ROLL CALL: And is bicycling a high-gas-price alternative transportation method? I mean, can you really see commuting? People are not going to travel from Woodbridge, Va., to Washington, D.C., on a bicycle.

OBERSTAR: They might travel to the train station, though, on their bike, if we give them a good, safe, secure place to store their bike. And in Munster, Germany, 48 percent of all trips for all purposes, a city of 250,000, are by bicycle. They give bicycles a 20-foot head start at intersections and a 20-second head start at traffic signals. And 30 percent of all trips for all purposes in the Netherlands are by bicycle.

ROLL CALL: You’re 73 years old, and you bike how many miles?

OBERSTAR: Well, last year I did 2,000. Last night, I sat down and went back over my records for the past 10 years and averaged 2,400 miles a year over the last decade bicycling. And that comes out to about 200 miles a month. More in the summer, less in the winter. Winter miles are indoors on my resistance trainer for fitness. I’m way behind this year because I had two operations, one on my neck to repair damage from an old bicycling injury from 20 years ago and the other for a congested hip. That’s kind of like the nation’s transportation, congested. It needed scouring out and replacements. So, I’ve got a cobalt chrome socket and a cobalt chrome ball fused to a titanium rod powered into the femur.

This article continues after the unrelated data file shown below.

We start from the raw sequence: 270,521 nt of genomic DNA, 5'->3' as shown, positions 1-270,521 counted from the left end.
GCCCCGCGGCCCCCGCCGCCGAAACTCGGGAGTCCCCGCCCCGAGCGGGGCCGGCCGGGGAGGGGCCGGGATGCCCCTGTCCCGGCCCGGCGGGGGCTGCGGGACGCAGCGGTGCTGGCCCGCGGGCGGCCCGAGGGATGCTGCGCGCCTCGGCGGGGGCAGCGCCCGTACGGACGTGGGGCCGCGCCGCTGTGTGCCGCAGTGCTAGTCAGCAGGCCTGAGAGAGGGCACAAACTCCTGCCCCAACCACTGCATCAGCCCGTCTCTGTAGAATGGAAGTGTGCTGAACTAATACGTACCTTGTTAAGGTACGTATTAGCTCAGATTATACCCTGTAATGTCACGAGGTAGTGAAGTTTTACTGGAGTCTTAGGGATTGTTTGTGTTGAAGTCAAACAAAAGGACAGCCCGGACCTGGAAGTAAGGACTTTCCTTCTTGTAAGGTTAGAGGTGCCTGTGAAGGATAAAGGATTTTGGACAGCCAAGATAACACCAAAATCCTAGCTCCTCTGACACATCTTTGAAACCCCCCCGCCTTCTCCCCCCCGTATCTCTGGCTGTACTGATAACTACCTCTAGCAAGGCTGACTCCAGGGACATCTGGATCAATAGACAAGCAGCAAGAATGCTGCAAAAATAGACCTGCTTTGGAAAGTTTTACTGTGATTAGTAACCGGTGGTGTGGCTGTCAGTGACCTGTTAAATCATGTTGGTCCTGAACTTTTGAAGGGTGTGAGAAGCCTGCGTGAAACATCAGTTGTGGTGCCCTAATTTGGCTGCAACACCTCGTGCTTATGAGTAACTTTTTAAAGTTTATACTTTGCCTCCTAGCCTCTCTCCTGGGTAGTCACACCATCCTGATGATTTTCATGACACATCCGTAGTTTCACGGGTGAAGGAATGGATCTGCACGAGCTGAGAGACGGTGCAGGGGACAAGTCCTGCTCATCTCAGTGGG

ROLL CALL: And you’ve been bicycling ever since you were a kid?